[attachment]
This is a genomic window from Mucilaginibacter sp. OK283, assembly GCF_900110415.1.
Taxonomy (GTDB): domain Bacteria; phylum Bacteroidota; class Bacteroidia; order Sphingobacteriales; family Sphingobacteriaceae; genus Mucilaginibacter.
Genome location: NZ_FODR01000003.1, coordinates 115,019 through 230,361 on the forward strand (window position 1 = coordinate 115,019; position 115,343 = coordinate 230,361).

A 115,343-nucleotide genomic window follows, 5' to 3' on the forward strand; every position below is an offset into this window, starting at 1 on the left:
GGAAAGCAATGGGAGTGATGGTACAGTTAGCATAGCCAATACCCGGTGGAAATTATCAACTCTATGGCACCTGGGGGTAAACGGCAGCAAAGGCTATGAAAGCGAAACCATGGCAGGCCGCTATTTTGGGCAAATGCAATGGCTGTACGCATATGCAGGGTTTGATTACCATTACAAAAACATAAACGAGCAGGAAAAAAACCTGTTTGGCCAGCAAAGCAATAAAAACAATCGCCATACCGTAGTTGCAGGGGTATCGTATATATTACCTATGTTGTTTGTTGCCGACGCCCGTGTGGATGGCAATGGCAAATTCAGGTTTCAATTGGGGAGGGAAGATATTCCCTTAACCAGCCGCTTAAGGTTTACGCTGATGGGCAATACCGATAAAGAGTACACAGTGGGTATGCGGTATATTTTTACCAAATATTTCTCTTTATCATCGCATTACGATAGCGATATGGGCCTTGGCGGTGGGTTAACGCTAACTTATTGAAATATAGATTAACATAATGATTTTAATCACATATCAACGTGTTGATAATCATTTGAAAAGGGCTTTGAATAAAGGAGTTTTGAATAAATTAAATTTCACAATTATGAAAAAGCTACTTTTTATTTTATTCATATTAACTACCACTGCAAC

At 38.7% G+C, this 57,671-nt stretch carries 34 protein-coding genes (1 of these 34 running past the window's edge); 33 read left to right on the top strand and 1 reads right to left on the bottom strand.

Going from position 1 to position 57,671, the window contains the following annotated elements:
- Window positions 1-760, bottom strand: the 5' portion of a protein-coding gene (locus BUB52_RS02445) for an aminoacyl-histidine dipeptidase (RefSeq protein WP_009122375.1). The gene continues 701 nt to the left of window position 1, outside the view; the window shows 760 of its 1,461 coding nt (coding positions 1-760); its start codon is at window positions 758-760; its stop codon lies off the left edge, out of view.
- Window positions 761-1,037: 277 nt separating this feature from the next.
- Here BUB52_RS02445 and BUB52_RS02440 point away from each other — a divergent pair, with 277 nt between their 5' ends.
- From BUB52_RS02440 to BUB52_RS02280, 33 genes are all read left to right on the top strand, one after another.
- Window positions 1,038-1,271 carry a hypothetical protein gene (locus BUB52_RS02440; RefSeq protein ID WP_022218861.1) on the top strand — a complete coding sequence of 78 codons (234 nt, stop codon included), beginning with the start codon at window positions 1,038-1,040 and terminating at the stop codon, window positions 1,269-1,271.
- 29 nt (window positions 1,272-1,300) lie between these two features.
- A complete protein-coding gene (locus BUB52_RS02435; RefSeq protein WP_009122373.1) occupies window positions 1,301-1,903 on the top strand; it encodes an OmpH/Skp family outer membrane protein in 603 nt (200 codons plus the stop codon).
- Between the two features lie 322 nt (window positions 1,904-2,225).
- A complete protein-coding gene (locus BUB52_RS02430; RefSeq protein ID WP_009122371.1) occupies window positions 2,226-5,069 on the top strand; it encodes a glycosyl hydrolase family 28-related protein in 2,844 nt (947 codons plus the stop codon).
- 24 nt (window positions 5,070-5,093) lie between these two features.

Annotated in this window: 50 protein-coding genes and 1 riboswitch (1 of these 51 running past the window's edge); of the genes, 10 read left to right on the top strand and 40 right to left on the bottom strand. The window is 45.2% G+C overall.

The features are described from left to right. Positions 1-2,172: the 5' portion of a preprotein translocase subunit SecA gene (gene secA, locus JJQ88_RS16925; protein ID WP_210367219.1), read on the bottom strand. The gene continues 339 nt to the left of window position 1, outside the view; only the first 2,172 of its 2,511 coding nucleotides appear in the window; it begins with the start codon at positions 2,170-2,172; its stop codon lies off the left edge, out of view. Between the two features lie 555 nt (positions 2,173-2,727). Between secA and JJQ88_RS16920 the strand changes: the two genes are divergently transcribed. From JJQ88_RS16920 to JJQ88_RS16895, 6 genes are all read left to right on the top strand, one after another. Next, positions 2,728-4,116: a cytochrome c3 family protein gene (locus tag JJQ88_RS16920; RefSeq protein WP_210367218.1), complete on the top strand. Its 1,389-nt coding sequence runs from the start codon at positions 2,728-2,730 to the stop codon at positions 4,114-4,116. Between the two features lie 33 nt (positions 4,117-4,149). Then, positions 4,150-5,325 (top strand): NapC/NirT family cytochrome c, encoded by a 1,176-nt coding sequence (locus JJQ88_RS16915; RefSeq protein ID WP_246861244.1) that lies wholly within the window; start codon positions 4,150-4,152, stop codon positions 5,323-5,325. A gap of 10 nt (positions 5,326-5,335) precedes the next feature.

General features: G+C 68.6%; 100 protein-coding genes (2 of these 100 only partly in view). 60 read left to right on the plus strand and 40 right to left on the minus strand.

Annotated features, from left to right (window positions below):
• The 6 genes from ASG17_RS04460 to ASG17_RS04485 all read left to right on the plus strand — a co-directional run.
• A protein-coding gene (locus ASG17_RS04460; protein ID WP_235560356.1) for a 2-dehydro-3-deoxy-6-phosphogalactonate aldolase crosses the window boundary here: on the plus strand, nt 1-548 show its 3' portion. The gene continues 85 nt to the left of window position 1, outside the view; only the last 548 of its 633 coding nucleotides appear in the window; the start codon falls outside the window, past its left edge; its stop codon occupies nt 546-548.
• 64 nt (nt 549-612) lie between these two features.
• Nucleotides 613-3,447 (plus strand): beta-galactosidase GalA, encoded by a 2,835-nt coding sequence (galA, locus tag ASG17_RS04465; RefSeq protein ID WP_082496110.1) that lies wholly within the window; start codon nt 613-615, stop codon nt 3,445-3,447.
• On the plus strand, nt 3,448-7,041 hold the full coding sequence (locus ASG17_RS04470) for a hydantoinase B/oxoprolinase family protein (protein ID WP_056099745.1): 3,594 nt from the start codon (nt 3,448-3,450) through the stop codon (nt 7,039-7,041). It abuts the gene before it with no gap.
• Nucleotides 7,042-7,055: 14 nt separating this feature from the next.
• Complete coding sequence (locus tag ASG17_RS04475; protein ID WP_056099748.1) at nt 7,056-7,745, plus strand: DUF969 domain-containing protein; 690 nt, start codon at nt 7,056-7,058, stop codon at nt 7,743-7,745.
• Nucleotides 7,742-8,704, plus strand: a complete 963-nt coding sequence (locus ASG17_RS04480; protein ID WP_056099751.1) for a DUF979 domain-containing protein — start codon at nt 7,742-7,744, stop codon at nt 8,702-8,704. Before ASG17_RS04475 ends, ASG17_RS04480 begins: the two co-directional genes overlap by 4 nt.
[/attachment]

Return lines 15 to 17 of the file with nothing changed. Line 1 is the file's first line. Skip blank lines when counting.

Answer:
- Between the two features lie 322 nt (window positions 1,904-2,225).
- A complete protein-coding gene (locus BUB52_RS02430; RefSeq protein ID WP_009122371.1) occupies window positions 2,226-5,069 on the top strand; it encodes a glycosyl hydrolase family 28-related protein in 2,844 nt (947 codons plus the stop codon).
- 24 nt (window positions 5,070-5,093) lie between these two features.